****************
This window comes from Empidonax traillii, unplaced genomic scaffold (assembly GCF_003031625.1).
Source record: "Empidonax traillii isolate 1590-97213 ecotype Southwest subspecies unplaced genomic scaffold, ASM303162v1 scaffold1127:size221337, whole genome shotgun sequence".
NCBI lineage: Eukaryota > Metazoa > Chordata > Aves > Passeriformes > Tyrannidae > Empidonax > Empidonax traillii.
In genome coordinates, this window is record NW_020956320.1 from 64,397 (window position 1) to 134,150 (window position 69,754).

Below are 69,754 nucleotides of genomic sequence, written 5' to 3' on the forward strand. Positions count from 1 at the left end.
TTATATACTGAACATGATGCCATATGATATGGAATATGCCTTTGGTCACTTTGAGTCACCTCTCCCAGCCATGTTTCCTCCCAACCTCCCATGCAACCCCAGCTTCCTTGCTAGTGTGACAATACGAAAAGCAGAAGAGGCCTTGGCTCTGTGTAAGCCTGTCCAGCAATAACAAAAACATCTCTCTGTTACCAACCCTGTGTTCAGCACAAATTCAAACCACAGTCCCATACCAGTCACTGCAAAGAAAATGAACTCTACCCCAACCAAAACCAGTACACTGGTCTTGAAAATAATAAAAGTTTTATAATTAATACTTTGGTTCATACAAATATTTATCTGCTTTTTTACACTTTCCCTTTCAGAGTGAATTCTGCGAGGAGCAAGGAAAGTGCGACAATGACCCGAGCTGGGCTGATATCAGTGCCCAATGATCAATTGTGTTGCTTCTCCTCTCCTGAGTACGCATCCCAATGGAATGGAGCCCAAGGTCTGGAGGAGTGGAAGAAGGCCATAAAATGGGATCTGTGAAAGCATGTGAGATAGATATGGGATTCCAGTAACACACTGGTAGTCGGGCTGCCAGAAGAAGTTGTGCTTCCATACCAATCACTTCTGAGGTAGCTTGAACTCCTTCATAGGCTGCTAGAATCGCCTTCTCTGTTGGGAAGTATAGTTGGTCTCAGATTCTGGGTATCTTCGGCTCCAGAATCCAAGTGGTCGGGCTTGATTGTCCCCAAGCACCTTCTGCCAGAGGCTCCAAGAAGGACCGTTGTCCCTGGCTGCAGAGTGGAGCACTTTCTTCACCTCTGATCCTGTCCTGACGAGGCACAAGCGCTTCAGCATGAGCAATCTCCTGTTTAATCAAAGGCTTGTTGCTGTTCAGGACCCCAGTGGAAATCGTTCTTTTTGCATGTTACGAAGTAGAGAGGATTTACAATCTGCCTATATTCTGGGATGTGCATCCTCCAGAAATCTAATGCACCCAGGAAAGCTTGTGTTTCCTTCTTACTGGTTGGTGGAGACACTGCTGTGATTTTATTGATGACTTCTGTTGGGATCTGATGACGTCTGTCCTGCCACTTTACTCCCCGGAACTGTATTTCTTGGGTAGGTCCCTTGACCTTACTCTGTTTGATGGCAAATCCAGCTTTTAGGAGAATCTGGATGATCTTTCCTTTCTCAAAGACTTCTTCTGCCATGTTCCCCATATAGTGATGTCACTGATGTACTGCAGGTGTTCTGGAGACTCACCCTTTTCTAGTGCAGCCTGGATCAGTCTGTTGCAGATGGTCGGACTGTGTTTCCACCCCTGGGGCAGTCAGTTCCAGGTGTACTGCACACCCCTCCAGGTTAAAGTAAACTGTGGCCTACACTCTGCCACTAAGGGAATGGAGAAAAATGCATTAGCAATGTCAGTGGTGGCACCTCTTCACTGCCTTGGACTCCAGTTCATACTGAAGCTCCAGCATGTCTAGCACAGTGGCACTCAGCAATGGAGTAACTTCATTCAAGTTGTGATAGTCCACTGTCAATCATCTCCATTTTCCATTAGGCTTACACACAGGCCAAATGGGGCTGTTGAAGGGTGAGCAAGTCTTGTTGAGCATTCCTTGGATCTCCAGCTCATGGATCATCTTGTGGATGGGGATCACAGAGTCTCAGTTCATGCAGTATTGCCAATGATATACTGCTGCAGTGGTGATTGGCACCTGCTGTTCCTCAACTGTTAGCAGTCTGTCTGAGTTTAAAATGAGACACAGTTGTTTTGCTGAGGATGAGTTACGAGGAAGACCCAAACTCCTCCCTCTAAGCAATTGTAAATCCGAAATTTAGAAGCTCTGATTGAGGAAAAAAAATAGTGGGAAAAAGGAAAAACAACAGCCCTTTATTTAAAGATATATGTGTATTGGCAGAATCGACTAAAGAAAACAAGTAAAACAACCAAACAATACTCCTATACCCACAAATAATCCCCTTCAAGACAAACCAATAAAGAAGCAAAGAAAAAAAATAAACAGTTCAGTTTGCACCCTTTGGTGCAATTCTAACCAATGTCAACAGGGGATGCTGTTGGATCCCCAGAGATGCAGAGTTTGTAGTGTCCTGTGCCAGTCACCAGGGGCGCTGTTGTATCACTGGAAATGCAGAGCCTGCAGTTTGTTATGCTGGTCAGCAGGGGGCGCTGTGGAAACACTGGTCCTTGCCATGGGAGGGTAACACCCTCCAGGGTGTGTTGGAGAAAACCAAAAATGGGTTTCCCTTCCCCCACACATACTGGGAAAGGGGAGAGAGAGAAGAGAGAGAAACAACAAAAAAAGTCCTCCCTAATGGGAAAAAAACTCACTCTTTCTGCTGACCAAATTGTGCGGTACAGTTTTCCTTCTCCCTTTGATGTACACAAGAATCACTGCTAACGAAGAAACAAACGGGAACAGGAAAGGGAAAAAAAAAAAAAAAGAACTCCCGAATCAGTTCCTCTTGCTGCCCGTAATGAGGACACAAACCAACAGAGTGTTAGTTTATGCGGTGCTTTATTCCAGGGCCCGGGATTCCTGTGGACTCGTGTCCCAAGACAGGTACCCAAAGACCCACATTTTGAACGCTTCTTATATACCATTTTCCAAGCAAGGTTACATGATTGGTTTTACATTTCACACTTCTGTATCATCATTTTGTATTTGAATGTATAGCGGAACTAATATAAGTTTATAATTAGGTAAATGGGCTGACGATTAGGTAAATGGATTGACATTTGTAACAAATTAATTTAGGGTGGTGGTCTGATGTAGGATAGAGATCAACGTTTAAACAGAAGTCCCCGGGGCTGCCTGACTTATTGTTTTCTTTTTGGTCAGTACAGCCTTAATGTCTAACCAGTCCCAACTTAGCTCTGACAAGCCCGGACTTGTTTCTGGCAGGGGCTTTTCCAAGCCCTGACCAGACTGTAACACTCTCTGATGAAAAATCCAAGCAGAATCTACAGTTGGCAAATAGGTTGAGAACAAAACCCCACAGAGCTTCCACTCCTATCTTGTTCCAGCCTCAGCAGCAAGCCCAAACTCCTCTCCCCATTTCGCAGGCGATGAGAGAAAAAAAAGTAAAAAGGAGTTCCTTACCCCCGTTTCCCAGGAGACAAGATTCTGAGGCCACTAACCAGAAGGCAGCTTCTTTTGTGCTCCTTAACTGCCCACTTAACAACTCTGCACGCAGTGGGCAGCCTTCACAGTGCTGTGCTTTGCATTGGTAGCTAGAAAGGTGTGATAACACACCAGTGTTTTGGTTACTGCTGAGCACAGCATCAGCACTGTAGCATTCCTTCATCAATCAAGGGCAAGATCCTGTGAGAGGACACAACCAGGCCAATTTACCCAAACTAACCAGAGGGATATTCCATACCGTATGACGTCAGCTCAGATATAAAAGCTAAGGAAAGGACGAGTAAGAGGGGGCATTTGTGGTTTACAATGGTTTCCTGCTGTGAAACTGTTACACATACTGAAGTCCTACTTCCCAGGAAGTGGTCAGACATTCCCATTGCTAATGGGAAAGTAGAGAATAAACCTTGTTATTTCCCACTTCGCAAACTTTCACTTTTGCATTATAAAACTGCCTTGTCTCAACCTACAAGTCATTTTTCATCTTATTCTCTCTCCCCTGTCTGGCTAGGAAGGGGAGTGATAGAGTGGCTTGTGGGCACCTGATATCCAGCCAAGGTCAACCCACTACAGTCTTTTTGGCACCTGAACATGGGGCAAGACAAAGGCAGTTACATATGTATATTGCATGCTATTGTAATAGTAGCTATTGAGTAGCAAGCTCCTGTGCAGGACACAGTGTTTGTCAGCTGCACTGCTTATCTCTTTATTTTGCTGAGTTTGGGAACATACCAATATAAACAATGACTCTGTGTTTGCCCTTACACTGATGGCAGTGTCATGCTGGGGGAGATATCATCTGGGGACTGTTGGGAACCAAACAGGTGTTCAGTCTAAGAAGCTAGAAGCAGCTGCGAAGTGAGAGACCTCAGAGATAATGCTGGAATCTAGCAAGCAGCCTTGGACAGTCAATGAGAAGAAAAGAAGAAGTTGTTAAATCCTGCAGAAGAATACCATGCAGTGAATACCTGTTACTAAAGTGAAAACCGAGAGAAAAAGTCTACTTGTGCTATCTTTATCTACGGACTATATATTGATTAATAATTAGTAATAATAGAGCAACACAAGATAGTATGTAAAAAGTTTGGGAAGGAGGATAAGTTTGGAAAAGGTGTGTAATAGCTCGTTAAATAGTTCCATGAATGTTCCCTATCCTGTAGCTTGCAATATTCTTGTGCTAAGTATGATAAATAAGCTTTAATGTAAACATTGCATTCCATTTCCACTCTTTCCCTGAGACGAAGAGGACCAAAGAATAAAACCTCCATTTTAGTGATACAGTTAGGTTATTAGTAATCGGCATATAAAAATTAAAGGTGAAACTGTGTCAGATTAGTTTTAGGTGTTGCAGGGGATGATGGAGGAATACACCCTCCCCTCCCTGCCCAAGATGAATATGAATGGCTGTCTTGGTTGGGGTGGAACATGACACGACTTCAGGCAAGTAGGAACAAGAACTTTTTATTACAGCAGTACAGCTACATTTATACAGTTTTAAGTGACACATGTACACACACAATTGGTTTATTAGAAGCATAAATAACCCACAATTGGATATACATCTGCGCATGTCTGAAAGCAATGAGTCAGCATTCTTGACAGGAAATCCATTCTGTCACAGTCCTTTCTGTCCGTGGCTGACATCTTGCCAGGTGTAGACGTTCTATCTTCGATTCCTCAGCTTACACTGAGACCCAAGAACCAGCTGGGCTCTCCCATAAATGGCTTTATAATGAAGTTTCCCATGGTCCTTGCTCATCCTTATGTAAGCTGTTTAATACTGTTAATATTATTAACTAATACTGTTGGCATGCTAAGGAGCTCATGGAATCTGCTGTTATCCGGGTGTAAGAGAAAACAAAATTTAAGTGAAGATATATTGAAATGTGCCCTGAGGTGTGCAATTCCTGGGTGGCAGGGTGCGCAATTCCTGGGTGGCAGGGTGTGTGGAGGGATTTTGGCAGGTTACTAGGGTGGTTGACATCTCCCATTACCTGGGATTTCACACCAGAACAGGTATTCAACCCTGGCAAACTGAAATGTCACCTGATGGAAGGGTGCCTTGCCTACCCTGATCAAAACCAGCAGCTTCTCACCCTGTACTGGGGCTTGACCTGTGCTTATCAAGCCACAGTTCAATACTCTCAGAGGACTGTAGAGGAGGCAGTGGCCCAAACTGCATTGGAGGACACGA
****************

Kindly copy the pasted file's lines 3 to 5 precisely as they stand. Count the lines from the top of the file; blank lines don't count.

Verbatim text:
NCBI lineage: Eukaryota > Metazoa > Chordata > Aves > Passeriformes > Tyrannidae > Empidonax > Empidonax traillii.
In genome coordinates, this window is record NW_020956320.1 from 64,397 (window position 1) to 134,150 (window position 69,754).

Below are 69,754 nucleotides of genomic sequence, written 5' to 3' on the forward strand. Positions count from 1 at the left end.